But as tortured as he may be, that does not absolve him of responsibility for what he doing to this country.  The only way to save our country is to remove him from office as quickly as possible by the legal means provided in the Constitution.

Monday, October 2, 2017

The Increase in Social Media and Autism - Coincidence or Causal?

Over the last 4 decades, the number of children diagnosed with autism and related disorders has grown at an astonishing rate.  In the 1970s and 1980s, about one out of every 2,000 children was estimated to have autism.  In the year 2,000, with a broader definition and better diagnosis, the CDC estimated that one in 150 8-year-olds in the U.S. has an autism spectrum disorder, or ASD.  

Since that time, prevalence rates have increased 10 - 17% annually.  By 2012, the ASD estimate had risen to 1 in 68 8-year-olds.  “There is no established explanation for this increase.” 

Autism/ASD is mental disorder caused by variations in the brain’s development.  These disorders are characterized by difficulties in social interaction, verbal and nonverbal communications, and repetitive behaviors.  More specifically, children with autism demonstrate either “deficits in social-emotional reciprocity, deficits in nonverbal communicative behaviors, and deficits in developing, maintaining, and understanding relationships.”

I became interested in this issue because a close friend of mine has custody of a grandchild who has ASD.  Recently my friend asked me, because I had written the book, Raising a Happy Child, if I had any ideas on what might help his interactions with the child.  Knowing very little about the disorder, I did some quick research which uncovered the information conveyed above.

What do we know about the cause of autism/ASD?  Prior to the 70s, autism was thought to be caused by bad parenting, “unloving mothers.”  That theory has been thoroughly debunked. 

Instead, research has shown that a number of genes are connected with autism.  Further, a number of environmental factors before and during birth, that influence early brain development and thus increase the risk, have been identified.  They include advanced parental age, maternal illness, extreme prematurity, very low birth weight, and certain difficulties during birth involving periods of oxygen deprivation.  Also, mothers exposed to high levels of pesticides and air pollution may be at greater risk of having an autistic child.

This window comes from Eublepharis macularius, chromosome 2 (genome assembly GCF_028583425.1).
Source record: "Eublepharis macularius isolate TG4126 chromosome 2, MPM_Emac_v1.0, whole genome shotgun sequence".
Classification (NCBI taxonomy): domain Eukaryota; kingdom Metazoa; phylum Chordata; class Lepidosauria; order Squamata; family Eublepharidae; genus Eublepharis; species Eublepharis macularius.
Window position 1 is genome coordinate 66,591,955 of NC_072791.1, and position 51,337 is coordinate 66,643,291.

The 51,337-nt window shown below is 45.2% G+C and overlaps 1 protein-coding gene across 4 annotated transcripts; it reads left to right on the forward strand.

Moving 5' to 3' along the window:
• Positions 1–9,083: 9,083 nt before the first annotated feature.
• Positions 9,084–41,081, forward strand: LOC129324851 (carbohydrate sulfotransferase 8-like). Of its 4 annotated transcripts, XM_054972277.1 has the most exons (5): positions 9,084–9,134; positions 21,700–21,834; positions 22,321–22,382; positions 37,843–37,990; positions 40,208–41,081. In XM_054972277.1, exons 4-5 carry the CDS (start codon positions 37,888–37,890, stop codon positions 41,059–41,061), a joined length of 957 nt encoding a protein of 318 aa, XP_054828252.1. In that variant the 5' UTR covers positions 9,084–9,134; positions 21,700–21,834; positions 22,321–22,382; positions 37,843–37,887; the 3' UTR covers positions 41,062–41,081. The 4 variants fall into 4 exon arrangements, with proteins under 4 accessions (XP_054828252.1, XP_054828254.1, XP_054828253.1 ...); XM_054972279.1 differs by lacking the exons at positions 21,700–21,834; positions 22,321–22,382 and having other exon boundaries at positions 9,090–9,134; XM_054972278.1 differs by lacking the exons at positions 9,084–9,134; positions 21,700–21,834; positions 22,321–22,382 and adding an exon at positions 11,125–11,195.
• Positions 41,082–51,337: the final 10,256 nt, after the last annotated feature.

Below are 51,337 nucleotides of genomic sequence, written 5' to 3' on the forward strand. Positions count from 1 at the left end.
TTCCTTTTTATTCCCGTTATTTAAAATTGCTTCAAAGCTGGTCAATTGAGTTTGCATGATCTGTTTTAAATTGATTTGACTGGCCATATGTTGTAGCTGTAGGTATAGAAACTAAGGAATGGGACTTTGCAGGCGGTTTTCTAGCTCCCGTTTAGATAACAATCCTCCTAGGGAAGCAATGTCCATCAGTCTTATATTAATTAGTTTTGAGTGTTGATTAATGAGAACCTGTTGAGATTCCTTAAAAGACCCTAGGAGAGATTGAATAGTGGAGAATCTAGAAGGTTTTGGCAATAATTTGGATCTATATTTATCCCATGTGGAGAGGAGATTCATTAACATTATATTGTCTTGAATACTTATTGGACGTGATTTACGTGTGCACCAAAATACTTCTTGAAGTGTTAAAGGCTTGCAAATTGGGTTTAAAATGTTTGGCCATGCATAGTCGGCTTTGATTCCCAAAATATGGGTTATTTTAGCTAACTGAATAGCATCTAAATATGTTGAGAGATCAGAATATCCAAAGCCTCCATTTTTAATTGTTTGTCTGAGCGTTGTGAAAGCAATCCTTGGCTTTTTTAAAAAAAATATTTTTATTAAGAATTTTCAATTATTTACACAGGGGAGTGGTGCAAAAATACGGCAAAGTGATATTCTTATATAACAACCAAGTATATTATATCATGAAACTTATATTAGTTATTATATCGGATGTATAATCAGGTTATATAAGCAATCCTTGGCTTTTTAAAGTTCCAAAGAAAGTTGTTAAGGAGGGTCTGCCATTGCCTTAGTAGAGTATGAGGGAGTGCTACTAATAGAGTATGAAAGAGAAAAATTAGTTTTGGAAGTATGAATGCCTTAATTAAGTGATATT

Clearly, the factors identified by science to-date could not even begin to explain this rapid increase in the rate of autism/ASD.  In looking briefly at several recent symposia on the subject, no new ideas were identified.  There was just hope in identifying “modifiable risk factors” as we better understand why the prevalence of ASD has increased.

When I first read the definition of autism noted above, I had a “duh” moment.  The definition, with the possible exception of repetitive behaviors, almost exactly tracks what researchers are finding is the negative result of compulsive use of modern technology … the internet, computer games, smart phones, social media.  

We’ve all seen the phenomenon.   Whether on the subway, in the theater, on the street … people of all ages, not just the young but older Americans as well, seem unable or unwilling to be disconnected from their technology tool, their new umbilical cord, for an unnecessary moment.  It has become an addictive behavior. 

I knew from research I had done when writing my book that “stress in the womb can affect a baby's temperament and neurobehavioral development. ‘Who you are and what you’re like when you are pregnant will affect who that baby is,’ says Janet DiPietro, a developmental psychologist at Johns Hopkins University. ‘Women's psychological functioning during pregnancy – their anxiety level, stress, personality -- ultimately affects the temperament of their babies. It has to ... the baby is awash in all the chemicals produced by the mom.’” So it certainly seemed possible that an obsessive compulsive social media addiction would have an impact.

After I had done my initial research, I responded to my friend and indicated my hunch that the appearance of the new technology and its compulsive use during pregnancy probably has a strong correlation with the increase in ASD prevalence.  He responded by telling me that, interestingly, the ASD boy’s mother had been a compulsive computer gamer, including during pregnancy, and also didn’t take very good care of herself.  The boy is also a compulsive gamer.

With that single confirmation, I decided to delve deeper into the existing research.  The new definition and diagnostic criteria for ASD was developed in the early 1990s.  It’s probably reasonable to assume that the difference between the estimated prevalence prior to the broadened criteria for ASD diagnosis and post are mostly due to the new criteria as well as greater awareness.

However, in the period since ASD was defined, the criteria has been constant and the awareness consistently high.  So what accounts for the rapid increase since that time?

If one looks more closely at the CDC prevalence estimates, one sees a pretty stable figure prior to 1996 births, 1 in 150.  This finding is almost identical with a British study done during the early 90s.  Between 1996 and 2004 births, however, the prevalence increased to 1 in 68 children.